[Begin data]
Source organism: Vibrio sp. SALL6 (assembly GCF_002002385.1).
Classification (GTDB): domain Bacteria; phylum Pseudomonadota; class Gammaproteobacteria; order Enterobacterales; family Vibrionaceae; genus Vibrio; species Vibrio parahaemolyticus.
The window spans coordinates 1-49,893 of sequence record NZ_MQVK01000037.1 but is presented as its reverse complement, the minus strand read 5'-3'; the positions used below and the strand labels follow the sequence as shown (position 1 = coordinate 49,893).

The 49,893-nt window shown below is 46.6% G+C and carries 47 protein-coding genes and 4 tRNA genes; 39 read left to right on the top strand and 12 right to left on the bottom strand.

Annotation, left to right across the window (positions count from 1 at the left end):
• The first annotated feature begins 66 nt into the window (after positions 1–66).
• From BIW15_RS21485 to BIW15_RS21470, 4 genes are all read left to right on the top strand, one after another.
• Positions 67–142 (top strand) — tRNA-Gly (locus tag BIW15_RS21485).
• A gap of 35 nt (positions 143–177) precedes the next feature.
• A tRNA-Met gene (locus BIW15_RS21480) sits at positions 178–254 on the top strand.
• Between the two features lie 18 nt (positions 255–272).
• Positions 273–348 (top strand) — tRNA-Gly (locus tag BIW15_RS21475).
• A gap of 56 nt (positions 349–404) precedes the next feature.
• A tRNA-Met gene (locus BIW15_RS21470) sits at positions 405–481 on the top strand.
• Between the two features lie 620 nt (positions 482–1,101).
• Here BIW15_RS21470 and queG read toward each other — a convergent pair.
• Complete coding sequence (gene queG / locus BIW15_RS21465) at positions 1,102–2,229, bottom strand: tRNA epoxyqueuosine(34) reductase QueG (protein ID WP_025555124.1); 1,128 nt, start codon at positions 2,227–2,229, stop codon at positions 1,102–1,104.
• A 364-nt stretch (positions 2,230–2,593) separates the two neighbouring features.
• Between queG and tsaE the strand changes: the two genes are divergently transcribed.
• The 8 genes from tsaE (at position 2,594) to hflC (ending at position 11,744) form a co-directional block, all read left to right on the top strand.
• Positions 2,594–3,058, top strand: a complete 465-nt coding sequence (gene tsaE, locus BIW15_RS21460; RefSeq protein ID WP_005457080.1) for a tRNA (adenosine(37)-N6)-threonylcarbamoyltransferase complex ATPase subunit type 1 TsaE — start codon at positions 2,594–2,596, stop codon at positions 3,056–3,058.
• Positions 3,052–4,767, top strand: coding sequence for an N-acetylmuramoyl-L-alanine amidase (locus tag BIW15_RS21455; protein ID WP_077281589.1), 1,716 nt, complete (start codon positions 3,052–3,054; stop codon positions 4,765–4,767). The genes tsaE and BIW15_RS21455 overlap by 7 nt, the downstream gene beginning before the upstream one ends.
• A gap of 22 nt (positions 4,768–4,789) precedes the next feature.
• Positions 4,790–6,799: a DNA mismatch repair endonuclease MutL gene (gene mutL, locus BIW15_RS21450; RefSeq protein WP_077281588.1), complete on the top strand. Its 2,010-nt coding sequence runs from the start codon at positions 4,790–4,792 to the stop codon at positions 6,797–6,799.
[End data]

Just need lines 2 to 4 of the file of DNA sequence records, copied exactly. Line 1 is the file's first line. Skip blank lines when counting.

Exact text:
Classification (GTDB): domain Bacteria; phylum Pseudomonadota; class Gammaproteobacteria; order Enterobacterales; family Vibrionaceae; genus Vibrio; species Vibrio parahaemolyticus.
The window spans coordinates 1-49,893 of sequence record NZ_MQVK01000037.1 but is presented as its reverse complement, the minus strand read 5'-3'; the positions used below and the strand labels follow the sequence as shown (position 1 = coordinate 49,893).

The 49,893-nt window shown below is 46.6% G+C and carries 47 protein-coding genes and 4 tRNA genes; 39 read left to right on the top strand and 12 right to left on the bottom strand.